The separateness of the suburbs has led to a certain type of sociopathy.  People never get out of their cars and talk to their neighbors.  They get in their cars, pull out of the garage, drive to work, spend most of the day in a cubicle, drive home, pull into the garage and get out of their cars while barely so much as talking to another human being.  This is why people create rules in HOA’s to maintain civility, because no one has the gall to actually talk to their neighbors or worry about how their actions might affect others.  When your neighbors are closer to you, and when you all walk to get anywhere, you’re bound to run into each other and have a conversation.  Who knows, you may even become friends and start walking to the pub together.

When we start to run low on oil, it will bring a massive shock to our economy.  We will no longer be able to rely on international shipping and long-haul trucking to bring us goods from across the world.  We will have to live on a much more local scale.  We will need to grow our food within a closer proximity to markets, preferably within cities so that those living there can also benefit from the greenery and the cleaner air.  We will have to manufacture our products within our communities.  People with manual labor skills will become much more important in our society, since it will again become more reasonable to fix things that break than to buy a new one at Wal-mart.  We will become much more intimately aware of where all of our products come from and who they are made by.

It’s amazing how much money people spend on their cars, only to get fat from having no incidental exercise whatsoever, and then spend even more on gym memberships and fad diets trying to lose all the excess weight (although there are many in America who opt to just stay fat).  We’d all be a lot better off if we just lived a life that gave us exercise.  If it were safe, pleasant and timely to walk or cycle, America would be in much better shape.  Again, with peak oil, we may be forced into a world where this is the case, so we might as well be ready for it when it comes.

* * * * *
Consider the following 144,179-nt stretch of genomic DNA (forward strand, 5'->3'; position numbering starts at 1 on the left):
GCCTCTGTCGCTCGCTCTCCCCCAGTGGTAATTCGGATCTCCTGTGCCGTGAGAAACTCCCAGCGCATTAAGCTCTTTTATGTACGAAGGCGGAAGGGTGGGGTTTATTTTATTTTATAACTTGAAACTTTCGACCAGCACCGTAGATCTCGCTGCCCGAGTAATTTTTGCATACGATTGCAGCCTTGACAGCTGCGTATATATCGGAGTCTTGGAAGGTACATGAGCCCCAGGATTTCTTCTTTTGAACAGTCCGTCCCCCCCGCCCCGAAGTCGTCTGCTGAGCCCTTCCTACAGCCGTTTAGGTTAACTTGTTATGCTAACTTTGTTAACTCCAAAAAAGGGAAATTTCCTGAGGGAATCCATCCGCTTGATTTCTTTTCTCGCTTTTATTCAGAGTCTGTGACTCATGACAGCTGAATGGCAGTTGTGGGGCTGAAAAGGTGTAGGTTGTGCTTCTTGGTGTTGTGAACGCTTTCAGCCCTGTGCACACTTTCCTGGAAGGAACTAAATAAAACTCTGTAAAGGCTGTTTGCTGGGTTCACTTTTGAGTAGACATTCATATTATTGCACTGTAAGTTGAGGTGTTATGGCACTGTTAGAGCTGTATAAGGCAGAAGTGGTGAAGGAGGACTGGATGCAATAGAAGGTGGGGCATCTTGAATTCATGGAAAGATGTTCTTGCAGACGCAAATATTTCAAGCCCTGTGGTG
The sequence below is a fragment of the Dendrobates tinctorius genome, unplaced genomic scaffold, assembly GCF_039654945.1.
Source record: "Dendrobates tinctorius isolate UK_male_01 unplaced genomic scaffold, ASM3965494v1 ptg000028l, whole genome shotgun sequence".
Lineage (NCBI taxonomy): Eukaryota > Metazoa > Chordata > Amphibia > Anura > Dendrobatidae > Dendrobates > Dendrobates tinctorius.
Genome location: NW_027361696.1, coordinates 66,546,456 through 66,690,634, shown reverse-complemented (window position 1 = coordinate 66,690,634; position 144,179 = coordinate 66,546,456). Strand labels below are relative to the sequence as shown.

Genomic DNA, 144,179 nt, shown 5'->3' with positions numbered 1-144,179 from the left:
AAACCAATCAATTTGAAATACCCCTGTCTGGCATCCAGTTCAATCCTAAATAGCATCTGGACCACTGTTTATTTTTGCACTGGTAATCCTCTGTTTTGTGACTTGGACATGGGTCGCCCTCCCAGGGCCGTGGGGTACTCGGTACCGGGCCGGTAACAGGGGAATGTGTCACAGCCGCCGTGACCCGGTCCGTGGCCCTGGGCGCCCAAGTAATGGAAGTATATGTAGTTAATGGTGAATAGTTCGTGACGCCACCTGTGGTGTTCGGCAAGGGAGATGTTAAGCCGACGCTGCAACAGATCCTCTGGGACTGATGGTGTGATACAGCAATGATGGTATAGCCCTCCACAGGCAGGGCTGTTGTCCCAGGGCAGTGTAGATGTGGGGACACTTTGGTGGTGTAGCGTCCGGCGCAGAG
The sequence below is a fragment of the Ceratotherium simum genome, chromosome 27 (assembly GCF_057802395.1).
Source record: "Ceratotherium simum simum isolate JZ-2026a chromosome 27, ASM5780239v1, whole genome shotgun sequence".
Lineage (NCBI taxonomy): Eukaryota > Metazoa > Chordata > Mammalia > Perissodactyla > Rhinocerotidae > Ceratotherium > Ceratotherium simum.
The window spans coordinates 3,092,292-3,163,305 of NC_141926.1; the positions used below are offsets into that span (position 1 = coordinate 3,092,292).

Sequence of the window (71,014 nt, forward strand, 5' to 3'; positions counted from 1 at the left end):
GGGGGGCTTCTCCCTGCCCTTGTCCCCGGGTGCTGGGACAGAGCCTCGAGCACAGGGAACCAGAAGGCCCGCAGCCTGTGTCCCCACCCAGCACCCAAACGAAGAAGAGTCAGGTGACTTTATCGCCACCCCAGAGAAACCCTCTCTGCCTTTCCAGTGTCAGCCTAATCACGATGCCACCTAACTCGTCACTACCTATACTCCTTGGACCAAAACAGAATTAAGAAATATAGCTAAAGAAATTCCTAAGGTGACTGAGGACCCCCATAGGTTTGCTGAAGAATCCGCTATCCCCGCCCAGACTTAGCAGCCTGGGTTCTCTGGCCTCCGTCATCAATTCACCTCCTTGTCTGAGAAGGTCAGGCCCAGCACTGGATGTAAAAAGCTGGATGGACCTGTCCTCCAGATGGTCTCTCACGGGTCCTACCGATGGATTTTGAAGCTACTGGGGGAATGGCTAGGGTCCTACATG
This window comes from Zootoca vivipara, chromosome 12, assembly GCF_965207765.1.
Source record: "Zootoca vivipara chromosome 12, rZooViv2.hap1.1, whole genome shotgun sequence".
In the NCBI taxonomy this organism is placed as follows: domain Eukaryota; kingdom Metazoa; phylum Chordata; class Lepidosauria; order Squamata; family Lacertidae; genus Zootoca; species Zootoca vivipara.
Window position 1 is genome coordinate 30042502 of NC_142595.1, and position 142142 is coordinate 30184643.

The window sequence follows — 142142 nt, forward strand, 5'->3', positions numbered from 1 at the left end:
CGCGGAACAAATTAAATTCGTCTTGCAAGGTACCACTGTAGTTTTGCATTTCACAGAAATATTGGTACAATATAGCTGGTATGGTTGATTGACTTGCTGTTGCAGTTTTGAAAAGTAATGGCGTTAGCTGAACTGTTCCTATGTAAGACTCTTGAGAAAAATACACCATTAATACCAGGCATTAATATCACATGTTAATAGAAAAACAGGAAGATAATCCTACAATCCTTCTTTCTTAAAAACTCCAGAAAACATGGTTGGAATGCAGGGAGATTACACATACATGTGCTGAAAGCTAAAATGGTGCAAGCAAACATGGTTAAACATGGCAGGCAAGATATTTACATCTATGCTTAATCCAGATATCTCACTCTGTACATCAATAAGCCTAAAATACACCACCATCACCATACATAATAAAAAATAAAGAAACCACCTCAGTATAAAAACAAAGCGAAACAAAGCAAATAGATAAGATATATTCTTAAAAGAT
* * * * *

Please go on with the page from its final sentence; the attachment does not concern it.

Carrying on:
Some critics of New Urbanism and Smart Growth say that suburban sprawl is the byproduct of the free market and that it illustrates what people really want, but it wouldn’t be at all economically feasible if it weren’t for government intervention.  The suburbs were the weekend retreat of the elite until after World War II, when Fannie Mae and Freddie Mac were created to help returning veterans get affordable mortgages (these two may be dismantling themselves as we speak, so it may not be entirely necessary to intervene).  Sprawl is also a product of expansive highway building.  No one would live in the suburbs if they couldn’t get to them, and for every dollar states pay towards new highways, the federal government pays nine.  Public transit and rail have never gotten this kind of funding.  Unlike in Europe, where many freeways went around cities or turned into grade-level boulevards within them, American cities have been cut up by freeways, creating barriers to non-car movement and walling certain neighborhoods off from the rest of the community, as with Pittsburgh’s impoverished Hill District.  With peak oil fast approaching, we need to be ready to use what fossil fuels we have on the most efficient forms of transport.  Public transit can move more people, and in some cases do so faster, than single-occupant cars, and while using less fossil fuels.